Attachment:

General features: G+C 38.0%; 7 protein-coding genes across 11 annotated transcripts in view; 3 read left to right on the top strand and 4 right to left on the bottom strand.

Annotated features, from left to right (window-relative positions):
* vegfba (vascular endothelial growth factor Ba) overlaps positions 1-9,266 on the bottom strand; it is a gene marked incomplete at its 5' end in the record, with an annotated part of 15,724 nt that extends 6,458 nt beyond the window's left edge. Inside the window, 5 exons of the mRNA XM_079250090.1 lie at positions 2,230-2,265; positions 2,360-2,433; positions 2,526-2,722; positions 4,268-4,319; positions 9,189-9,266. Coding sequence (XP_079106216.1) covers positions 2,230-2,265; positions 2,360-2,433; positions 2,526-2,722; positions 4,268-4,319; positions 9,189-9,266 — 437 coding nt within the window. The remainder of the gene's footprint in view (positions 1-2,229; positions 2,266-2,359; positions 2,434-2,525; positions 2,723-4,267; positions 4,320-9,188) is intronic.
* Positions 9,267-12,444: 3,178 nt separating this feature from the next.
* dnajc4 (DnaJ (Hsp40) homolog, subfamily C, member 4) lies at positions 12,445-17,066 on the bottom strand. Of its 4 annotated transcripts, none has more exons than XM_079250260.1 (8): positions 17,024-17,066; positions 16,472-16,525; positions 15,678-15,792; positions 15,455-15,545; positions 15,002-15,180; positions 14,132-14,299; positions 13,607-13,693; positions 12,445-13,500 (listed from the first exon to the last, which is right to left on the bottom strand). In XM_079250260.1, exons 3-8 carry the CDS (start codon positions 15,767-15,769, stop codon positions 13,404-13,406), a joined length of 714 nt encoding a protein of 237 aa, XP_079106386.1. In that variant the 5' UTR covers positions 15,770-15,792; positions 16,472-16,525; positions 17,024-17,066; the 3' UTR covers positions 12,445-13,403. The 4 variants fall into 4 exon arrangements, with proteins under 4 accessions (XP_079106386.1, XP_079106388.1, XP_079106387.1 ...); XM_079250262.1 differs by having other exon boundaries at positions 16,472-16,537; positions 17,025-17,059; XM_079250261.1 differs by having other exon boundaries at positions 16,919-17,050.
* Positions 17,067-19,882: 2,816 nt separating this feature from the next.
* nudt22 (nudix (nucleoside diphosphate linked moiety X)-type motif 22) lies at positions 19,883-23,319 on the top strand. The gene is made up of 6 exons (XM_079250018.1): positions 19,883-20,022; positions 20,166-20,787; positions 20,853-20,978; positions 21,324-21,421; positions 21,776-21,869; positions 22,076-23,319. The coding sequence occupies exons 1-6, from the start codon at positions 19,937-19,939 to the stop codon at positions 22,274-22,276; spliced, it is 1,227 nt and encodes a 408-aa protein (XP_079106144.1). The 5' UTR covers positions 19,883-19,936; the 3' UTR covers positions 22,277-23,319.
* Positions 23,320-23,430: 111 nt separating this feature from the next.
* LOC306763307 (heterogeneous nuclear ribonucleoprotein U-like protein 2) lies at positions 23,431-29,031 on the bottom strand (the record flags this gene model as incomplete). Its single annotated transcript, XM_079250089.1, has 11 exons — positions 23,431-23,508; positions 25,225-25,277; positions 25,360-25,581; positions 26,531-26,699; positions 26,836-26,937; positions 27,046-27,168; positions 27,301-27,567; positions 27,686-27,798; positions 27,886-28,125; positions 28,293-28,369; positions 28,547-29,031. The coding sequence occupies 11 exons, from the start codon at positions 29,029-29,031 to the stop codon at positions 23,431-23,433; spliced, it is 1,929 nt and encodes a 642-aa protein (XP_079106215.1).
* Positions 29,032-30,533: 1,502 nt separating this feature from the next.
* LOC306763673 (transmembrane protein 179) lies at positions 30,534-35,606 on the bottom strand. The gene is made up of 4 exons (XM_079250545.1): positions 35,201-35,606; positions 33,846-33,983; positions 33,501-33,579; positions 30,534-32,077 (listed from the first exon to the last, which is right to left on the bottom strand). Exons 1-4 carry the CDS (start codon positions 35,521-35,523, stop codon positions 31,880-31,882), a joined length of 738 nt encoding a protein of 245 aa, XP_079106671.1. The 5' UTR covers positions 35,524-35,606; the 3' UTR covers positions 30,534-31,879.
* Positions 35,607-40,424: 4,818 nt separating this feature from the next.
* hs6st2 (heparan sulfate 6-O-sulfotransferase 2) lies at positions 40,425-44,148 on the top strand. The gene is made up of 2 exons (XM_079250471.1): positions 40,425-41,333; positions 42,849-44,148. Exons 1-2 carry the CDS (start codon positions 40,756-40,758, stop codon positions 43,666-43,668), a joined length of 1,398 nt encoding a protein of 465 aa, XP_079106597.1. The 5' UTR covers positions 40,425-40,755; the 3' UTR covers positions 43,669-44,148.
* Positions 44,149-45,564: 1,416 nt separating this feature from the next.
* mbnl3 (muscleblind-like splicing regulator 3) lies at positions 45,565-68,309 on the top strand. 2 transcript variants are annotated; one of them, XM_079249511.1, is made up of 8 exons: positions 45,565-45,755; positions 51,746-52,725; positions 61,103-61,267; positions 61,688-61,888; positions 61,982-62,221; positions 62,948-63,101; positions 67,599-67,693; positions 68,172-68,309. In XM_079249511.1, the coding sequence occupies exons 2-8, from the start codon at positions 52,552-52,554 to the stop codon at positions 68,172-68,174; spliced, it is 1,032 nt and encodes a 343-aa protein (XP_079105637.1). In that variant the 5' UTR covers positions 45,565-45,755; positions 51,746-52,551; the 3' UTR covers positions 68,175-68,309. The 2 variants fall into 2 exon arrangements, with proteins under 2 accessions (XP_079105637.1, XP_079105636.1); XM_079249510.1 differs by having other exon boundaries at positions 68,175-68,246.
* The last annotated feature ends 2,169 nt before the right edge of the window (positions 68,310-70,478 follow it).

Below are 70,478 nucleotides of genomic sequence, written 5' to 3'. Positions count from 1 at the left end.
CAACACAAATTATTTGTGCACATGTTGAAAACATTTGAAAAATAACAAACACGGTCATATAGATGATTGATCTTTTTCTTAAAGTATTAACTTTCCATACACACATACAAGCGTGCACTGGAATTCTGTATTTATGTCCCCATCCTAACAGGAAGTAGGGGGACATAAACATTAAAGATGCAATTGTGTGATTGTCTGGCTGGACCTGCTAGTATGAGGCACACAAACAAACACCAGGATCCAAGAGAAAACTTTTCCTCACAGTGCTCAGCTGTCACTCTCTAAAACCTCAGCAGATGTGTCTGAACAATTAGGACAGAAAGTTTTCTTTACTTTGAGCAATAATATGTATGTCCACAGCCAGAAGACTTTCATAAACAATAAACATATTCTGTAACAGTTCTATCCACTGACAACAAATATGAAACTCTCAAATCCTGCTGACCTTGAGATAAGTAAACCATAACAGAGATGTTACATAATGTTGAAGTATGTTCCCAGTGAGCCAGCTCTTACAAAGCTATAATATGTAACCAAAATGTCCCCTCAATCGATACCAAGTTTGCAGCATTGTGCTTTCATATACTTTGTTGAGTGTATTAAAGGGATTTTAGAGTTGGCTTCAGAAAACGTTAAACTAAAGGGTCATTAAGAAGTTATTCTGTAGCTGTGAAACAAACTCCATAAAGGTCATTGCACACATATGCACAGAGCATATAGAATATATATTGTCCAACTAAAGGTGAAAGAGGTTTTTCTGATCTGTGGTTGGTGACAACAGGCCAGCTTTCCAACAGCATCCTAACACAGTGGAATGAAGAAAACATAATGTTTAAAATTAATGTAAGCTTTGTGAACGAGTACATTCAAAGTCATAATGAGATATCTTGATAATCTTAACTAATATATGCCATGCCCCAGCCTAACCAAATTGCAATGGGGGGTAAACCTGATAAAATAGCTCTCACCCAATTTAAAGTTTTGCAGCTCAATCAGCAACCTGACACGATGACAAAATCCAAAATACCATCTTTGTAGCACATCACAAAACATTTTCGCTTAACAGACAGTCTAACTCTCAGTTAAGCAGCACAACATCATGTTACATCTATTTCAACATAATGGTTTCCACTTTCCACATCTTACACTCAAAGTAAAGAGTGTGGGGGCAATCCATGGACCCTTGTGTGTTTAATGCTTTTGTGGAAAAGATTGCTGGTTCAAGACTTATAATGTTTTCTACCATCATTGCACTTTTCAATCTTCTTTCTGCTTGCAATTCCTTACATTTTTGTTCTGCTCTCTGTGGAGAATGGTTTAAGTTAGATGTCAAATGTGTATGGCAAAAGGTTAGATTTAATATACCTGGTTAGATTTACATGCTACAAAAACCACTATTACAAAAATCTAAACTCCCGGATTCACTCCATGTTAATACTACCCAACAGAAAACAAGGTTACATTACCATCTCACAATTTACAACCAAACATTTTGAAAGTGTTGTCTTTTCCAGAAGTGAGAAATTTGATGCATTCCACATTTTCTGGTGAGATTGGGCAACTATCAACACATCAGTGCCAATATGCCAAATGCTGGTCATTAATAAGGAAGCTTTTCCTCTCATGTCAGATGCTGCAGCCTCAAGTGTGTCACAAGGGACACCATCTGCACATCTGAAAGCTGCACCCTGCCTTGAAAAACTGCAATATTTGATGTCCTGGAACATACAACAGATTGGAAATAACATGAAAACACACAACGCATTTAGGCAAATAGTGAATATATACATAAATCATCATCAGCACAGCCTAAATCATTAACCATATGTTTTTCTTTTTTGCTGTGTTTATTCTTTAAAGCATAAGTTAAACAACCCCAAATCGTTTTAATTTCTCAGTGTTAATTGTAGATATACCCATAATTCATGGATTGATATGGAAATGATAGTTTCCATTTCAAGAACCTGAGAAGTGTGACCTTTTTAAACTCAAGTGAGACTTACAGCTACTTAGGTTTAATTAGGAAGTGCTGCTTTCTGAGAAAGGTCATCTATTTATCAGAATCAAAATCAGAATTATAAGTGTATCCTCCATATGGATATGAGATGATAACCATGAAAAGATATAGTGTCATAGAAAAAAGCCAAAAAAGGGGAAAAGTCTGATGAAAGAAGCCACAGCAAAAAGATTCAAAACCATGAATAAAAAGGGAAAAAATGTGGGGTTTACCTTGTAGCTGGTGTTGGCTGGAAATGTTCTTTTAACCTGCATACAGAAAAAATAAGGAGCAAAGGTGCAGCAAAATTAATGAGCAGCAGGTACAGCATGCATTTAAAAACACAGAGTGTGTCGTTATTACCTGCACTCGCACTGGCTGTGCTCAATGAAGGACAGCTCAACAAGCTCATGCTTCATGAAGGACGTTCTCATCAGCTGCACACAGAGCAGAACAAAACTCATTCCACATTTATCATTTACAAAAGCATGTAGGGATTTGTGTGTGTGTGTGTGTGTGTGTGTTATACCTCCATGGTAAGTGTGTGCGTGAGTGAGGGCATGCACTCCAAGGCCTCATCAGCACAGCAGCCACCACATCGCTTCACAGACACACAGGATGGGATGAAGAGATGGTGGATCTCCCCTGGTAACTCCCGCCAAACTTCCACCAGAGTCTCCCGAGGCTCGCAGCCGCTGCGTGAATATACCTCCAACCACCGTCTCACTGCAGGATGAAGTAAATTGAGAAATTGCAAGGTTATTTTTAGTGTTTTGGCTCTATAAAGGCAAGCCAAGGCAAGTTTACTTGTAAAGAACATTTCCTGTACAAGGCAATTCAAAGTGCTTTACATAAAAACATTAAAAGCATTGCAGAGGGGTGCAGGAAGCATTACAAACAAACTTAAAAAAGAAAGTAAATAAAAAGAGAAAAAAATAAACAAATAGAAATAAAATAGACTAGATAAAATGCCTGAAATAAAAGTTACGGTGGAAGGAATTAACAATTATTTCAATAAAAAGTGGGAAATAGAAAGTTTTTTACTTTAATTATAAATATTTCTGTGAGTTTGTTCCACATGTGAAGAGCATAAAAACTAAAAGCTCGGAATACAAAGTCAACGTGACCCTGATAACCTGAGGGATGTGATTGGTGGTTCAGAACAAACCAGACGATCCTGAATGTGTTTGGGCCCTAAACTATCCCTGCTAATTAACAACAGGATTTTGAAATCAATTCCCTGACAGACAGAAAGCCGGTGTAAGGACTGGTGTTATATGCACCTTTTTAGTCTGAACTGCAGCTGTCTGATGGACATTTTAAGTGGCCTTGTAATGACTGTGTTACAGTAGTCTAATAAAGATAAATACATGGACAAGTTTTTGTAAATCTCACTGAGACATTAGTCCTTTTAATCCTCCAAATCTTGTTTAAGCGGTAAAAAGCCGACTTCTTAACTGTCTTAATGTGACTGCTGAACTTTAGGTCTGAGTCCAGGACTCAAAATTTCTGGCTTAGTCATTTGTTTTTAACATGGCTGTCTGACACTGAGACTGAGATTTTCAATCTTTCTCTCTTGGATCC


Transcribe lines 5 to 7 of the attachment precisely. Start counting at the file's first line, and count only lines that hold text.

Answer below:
* dnajc4 (DnaJ (Hsp40) homolog, subfamily C, member 4) lies at positions 12,445-17,066 on the bottom strand. Of its 4 annotated transcripts, none has more exons than XM_079250260.1 (8): positions 17,024-17,066; positions 16,472-16,525; positions 15,678-15,792; positions 15,455-15,545; positions 15,002-15,180; positions 14,132-14,299; positions 13,607-13,693; positions 12,445-13,500 (listed from the first exon to the last, which is right to left on the bottom strand). In XM_079250260.1, exons 3-8 carry the CDS (start codon positions 15,767-15,769, stop codon positions 13,404-13,406), a joined length of 714 nt encoding a protein of 237 aa, XP_079106386.1. In that variant the 5' UTR covers positions 15,770-15,792; positions 16,472-16,525; positions 17,024-17,066; the 3' UTR covers positions 12,445-13,403. The 4 variants fall into 4 exon arrangements, with proteins under 4 accessions (XP_079106386.1, XP_079106388.1, XP_079106387.1 ...); XM_079250262.1 differs by having other exon boundaries at positions 16,472-16,537; positions 17,025-17,059; XM_079250261.1 differs by having other exon boundaries at positions 16,919-17,050.
* Positions 17,067-19,882: 2,816 nt separating this feature from the next.
* nudt22 (nudix (nucleoside diphosphate linked moiety X)-type motif 22) lies at positions 19,883-23,319 on the top strand. The gene is made up of 6 exons (XM_079250018.1): positions 19,883-20,022; positions 20,166-20,787; positions 20,853-20,978; positions 21,324-21,421; positions 21,776-21,869; positions 22,076-23,319. The coding sequence occupies exons 1-6, from the start codon at positions 19,937-19,939 to the stop codon at positions 22,274-22,276; spliced, it is 1,227 nt and encodes a 408-aa protein (XP_079106144.1). The 5' UTR covers positions 19,883-19,936; the 3' UTR covers positions 22,277-23,319.